The week between the holidays is a time when a lot of us start honing our New Year’s resolutions. But why wait for Jan. 1 to get started? If your vow is to get your money in shape for 2017, you can start now.
As I outlined in my syndicated Funny Money newspaper column and my book, “The $1,000 Challenge: How One Family Slashed Its Budget Without Moving Under a Bridge or Living on Government Cheese”, you can free up cash pretty quickly if you scrutinize your spending. Here are a few tips to get you started.
DON’T ‘SHOULD’ ALL OVER YOURSELF
First, why do you want to tackle your finances? Don’t do it just because you “should,” because that’s a sure-fire approach to guarantee failure. There is nothing inherently life-changing about a balanced checkbook. There IS something motivating about adding up all your $35 bounced-check fees from last year and deciding you want that money to go toward a great summer vacation.
Use the Dream Box technique developed by Carol Keeffe. Think of something you really, really want, big or small. Estimate how much it costs and go find a picture of it. Now tape that picture to an empty shoebox, coffee can, pickle jar or even an even an envelope. This is your Dream Box.
Now go through the house, your car, all your purses and dig up all the change and loose bills and put that hard cash into your new Dream Box. From now on, part of anything you save goes into the Dream Box. Then you can start to add rules to help hit your goal, such as, “Any time I have a $5 bill it goes into the Dream Box.” Do it with cash and you’ll be amazed at how motivating this exercise will be.
Grab one monthly bill and go over it thoroughly. Do you have an automatically renewing subscription on Visa for something you never read? Cancel it. Are there services on your phone bill you don’t use? Can you get a lower interest rate on your Discover card? Take one bill at time – whether it’s one per day or week or month – and look for unused services you’ve forgotten to cancel or no longer use.
FOCUS ON RECURRING EXPENSES
In “The $1,000 Challenge” I found a way to cut $1,000 of monthly spending out of my middle-class family’s budget by reviewing our largest recurring expenses. I shopped around for new cell phone, cable, Internet and insurance providers and saved a bundle with just a few phone calls. Multiply that by 12 and it adds up to some impressive annual savings – one bill at a time.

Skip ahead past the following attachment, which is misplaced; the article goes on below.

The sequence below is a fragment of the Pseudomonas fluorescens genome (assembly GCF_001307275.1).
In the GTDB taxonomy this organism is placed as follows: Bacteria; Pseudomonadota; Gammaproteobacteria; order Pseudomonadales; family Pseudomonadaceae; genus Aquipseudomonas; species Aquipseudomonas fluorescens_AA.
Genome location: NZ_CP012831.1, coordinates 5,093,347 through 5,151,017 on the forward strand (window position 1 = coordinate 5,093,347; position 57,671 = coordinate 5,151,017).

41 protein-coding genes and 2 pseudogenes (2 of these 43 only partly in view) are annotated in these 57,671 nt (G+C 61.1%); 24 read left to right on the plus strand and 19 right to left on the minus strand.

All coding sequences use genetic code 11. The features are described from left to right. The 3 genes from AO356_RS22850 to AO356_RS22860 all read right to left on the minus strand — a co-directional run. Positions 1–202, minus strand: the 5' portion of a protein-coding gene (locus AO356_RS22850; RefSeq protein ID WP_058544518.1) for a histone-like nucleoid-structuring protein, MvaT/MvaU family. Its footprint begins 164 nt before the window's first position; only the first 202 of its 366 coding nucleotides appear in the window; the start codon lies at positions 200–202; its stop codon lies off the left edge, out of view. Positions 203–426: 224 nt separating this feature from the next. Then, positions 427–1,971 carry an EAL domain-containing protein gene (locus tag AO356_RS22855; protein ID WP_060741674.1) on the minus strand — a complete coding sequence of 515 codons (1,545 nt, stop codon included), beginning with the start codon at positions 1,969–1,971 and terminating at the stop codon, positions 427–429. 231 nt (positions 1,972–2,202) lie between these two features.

DON’T BE PERFECT
Variable expenses, such as entertainment and groceries, can get out of hand and it takes discipline to pack lunch, clip coupons and plan a menu. Some weeks you will, some weeks, you won’t. Don’t beat yourself up. Do just a little better and build the habit.
LEAVE ROOM FOR FUN
Don’t make the mistake of completely cutting everything you enjoy from your budget because it feels like a “luxury.” Instead, focus on what you find important. Brown bag it and skip the fast casual joints for lunch, and you can save enough for a good dinner out with your sweetie. Locking down every dime means that eventually something snaps, and when you finally track down your wife somewhere in Vegas, you find her eating caviar off the abs of a Chippendales dancer.
Make sure you give everyone in your family a choice about their own spending priorities. When we cut our personal spending, Mrs. Funny Money wanted to save by dropping my pricey gin to leave room for her cosmetics. “After all,” she said, batting her eyelashes, “new makeup and nice clothes make me feel romantic.”
“Oh, sweetie,” I said, handing her a martini, “that’s what the gin is for.”
Brian O’Connor is an award-winning syndicated personal finance columnist and author of “The $1,000 Challenge: How One Family Slashed Its Budget Without Moving Under a Bridge or Living on Government Cheese” from Portfolio-Penguin. In addition to garnering rave reviews, “The $1,000 Challenge” was named Best Money Management Book of the Year by The Institute for Financial Literacy.
O’Connor’s nationally syndicated “Funny Money” column humorously chronicles the financial implications of everything from potty training and the Pregnancy Industrial Complex to tax avoidance and the shadowy international baking cabal that forces consumers to buy unnecessary hot dog buns. His award-winning market commentary includes the observation that, if Federal Reserve Chairwoman Janet Yellen were to spontaneously combust, “The stock market will undoubtedly go down, unless it goes up or stays the same.”
O’Connor has won three humor-writing awards from the National Society of Newspaper columnists and is a three-time Best in Business winner for his column, as well as an awarded finalist in the Scripps Howard National Journalism Awards and winner of the Christopher J. Welles Memorial Prize from Columbia University. His work has been featured in The Christian Science Monitor, Martha Stewart Living and The Wall Street Journal.
O’Connor holds a bachelor’s degree in liberal arts from Sarah Lawrence College, and earned a master’s of science in journalism at Columbia University, where he was a 2001 Knight-Bagehot Fellow in Economics and Business. Before joining The News, O’Connor was the founding managing editor of Bankrate.com, the Web’s top personal finance site. A native of the Motor City, he is married with one son and lives in Sylvan Lake.
For more of his work, visit www.funnymoneyblog.com.